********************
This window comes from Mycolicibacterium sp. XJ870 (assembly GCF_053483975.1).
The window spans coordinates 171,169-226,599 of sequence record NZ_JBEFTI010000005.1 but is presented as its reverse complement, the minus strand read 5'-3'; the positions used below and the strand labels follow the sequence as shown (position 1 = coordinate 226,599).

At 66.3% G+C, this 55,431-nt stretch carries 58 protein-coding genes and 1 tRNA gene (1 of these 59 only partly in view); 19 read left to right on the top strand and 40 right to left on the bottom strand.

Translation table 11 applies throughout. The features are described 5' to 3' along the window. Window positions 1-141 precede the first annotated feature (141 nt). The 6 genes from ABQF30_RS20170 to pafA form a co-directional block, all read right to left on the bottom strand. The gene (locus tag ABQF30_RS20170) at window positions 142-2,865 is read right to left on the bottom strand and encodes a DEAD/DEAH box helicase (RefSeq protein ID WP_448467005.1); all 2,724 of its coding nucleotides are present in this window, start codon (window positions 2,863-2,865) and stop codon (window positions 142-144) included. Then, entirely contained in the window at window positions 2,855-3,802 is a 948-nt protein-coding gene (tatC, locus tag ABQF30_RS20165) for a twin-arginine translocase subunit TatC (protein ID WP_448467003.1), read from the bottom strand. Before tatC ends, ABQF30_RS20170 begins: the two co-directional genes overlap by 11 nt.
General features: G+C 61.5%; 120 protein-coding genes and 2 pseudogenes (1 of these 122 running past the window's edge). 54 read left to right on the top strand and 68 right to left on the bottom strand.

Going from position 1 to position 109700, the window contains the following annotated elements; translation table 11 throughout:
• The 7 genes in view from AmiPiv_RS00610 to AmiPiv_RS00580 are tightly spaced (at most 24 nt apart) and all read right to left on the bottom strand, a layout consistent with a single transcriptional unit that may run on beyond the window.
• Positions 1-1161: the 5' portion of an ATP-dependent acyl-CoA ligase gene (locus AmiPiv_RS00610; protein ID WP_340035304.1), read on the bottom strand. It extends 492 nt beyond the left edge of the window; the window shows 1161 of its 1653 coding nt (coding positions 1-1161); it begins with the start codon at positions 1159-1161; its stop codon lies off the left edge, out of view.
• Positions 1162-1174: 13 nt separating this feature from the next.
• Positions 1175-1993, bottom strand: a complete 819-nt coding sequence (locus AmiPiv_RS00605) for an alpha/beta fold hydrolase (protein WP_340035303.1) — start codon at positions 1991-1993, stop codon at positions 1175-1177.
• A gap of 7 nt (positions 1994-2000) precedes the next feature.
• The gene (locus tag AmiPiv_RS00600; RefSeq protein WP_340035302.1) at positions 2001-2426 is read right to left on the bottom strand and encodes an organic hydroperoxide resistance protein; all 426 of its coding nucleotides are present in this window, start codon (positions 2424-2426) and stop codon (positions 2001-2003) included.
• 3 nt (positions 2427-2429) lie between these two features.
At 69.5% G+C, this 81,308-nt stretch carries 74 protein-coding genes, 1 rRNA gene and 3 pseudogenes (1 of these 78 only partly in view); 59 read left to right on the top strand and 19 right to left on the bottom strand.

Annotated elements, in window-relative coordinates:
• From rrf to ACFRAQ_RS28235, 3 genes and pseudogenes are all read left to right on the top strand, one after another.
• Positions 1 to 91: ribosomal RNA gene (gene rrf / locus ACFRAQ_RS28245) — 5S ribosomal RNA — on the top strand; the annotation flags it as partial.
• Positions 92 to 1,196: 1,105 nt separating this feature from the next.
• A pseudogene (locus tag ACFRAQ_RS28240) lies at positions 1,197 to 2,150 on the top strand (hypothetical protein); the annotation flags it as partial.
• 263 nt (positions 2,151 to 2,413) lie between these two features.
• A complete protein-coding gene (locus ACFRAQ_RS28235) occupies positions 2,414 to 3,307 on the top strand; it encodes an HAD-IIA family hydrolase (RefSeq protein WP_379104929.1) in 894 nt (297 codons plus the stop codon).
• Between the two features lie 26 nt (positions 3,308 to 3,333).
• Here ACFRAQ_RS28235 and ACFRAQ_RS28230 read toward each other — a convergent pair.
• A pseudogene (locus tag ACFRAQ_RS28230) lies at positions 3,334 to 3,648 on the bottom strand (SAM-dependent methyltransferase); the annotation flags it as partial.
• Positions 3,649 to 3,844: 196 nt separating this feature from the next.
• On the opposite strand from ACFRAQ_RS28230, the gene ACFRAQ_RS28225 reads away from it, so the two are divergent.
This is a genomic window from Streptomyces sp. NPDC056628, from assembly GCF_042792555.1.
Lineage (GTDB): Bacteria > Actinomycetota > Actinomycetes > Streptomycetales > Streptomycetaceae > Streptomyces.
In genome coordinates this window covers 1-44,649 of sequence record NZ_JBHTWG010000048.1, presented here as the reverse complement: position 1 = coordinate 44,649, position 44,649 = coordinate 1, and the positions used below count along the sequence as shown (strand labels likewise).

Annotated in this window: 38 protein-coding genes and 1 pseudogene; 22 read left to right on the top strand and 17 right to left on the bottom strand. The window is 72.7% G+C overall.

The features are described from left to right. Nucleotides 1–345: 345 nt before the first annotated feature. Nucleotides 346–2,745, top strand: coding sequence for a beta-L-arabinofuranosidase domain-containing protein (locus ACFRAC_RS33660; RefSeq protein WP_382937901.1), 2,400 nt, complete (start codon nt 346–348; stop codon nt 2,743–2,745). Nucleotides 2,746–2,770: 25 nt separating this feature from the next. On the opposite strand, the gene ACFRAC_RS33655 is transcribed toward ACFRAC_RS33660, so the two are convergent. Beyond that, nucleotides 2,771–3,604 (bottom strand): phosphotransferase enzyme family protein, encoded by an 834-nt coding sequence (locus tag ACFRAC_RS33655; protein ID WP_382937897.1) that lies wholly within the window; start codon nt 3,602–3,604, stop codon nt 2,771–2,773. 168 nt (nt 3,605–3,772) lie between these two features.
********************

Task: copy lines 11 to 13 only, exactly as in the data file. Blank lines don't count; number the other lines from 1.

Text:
• A gap of 7 nt (positions 1994-2000) precedes the next feature.
• The gene (locus tag AmiPiv_RS00600; RefSeq protein WP_340035302.1) at positions 2001-2426 is read right to left on the bottom strand and encodes an organic hydroperoxide resistance protein; all 426 of its coding nucleotides are present in this window, start codon (positions 2424-2426) and stop codon (positions 2001-2003) included.
• 3 nt (positions 2427-2429) lie between these two features.